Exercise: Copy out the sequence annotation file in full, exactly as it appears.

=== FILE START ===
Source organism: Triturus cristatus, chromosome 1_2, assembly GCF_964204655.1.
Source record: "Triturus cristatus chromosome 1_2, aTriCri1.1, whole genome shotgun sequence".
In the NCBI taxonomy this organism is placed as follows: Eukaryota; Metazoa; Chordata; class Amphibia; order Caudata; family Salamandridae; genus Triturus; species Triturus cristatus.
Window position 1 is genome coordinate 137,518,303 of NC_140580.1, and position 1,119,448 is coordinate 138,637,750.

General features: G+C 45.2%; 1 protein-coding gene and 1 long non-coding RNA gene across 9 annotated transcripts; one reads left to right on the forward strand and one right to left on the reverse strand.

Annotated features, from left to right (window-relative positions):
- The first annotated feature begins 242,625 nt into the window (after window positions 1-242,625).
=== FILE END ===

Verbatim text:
Source organism: Triturus cristatus, chromosome 1_2, assembly GCF_964204655.1.
Source record: "Triturus cristatus chromosome 1_2, aTriCri1.1, whole genome shotgun sequence".
In the NCBI taxonomy this organism is placed as follows: Eukaryota; Metazoa; Chordata; class Amphibia; order Caudata; family Salamandridae; genus Triturus; species Triturus cristatus.
Window position 1 is genome coordinate 137,518,303 of NC_140580.1, and position 1,119,448 is coordinate 138,637,750.

General features: G+C 45.2%; 1 protein-coding gene and 1 long non-coding RNA gene across 9 annotated transcripts; one reads left to right on the forward strand and one right to left on the reverse strand.

Annotated features, from left to right (window-relative positions):
- The first annotated feature begins 242,625 nt into the window (after window positions 1-242,625).